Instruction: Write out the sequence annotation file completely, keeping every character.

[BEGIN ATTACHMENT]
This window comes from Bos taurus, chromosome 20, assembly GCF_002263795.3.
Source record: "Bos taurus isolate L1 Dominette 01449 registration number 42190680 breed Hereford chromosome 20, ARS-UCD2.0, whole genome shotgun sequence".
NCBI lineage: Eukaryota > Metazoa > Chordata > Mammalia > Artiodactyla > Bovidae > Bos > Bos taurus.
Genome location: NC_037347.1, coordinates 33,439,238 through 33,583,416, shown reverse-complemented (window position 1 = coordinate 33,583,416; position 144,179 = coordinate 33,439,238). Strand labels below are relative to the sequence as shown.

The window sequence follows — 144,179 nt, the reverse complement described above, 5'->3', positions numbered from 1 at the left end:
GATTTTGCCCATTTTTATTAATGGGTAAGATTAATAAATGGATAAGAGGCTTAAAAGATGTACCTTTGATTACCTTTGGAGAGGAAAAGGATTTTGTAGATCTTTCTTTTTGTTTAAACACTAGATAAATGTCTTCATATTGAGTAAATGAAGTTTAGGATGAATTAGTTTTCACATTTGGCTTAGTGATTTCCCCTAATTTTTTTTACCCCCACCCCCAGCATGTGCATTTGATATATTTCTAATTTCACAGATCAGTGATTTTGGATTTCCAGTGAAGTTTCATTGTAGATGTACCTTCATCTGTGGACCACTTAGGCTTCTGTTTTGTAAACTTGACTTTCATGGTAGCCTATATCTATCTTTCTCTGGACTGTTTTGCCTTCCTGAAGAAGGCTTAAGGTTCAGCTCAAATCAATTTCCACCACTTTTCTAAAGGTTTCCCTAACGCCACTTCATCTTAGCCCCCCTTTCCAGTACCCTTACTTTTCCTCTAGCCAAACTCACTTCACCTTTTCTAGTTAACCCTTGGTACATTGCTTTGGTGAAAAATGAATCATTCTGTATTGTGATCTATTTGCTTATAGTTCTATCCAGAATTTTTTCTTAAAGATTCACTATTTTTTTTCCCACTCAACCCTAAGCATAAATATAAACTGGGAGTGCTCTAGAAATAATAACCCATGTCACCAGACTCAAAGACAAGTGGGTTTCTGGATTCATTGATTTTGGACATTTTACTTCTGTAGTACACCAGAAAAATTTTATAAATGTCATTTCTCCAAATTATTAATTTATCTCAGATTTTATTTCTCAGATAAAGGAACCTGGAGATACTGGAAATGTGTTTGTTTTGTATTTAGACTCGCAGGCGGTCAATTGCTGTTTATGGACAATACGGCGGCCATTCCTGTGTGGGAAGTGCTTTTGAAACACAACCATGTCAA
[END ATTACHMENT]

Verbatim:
This window comes from Bos taurus, chromosome 20, assembly GCF_002263795.3.
Source record: "Bos taurus isolate L1 Dominette 01449 registration number 42190680 breed Hereford chromosome 20, ARS-UCD2.0, whole genome shotgun sequence".
NCBI lineage: Eukaryota > Metazoa > Chordata > Mammalia > Artiodactyla > Bovidae > Bos > Bos taurus.
Genome location: NC_037347.1, coordinates 33,439,238 through 33,583,416, shown reverse-complemented (window position 1 = coordinate 33,583,416; position 144,179 = coordinate 33,439,238). Strand labels below are relative to the sequence as shown.

The window sequence follows — 144,179 nt, the reverse complement described above, 5'->3', positions numbered from 1 at the left end:
GATTTTGCCCATTTTTATTAATGGGTAAGATTAATAAATGGATAAGAGGCTTAAAAGATGTACCTTTGATTACCTTTGGAGAGGAAAAGGATTTTGTAGATCTTTCTTTTTGTTTAAACACTAGATAAATGTCTTCATATTGAGTAAATGAAGTTTAGGATGAATTAGTTTTCACATTTGGCTTAGTGATTTCCCCTAATTTTTTTTACCCCCACCCCCAGCATGTGCATTTGATATATTTCTAATTTCACAGATCAGTGATTTTGGATTTCCAGTGAAGTTTCATTGTAGATGTACCTTCATCTGTGGACCACTTAGGCTTCTGTTTTGTAAACTTGACTTTCATGGTAGCCTATATCTATCTTTCTCTGGACTGTTTTGCCTTCCTGAAGAAGGCTTAAGGTTCAGCTCAAATCAATTTCCACCACTTTTCTAAAGGTTTCCCTAACGCCACTTCATCTTAGCCCCCCTTTCCAGTACCCTTACTTTTCCTCTAGCCAAACTCACTTCACCTTTTCTAGTTAACCCTTGGTACATTGCTTTGGTGAAAAATGAATCATTCTGTATTGTGATCTATTTGCTTATAGTTCTATCCAGAATTTTTTCTTAAAGATTCACTATTTTTTTTCCCACTCAACCCTAAGCATAAATATAAACTGGGAGTGCTCTAGAAATAATAACCCATGTCACCAGACTCAAAGACAAGTGGGTTTCTGGATTCATTGATTTTGGACATTTTACTTCTGTAGTACACCAGAAAAATTTTATAAATGTCATTTCTCCAAATTATTAATTTATCTCAGATTTTATTTCTCAGATAAAGGAACCTGGAGATACTGGAAATGTGTTTGTTTTGTATTTAGACTCGCAGGCGGTCAATTGCTGTTTATGGACAATACGGCGGCCATTCCTGTGTGGGAAGTGCTTTTGAAACACAACCATGTCAA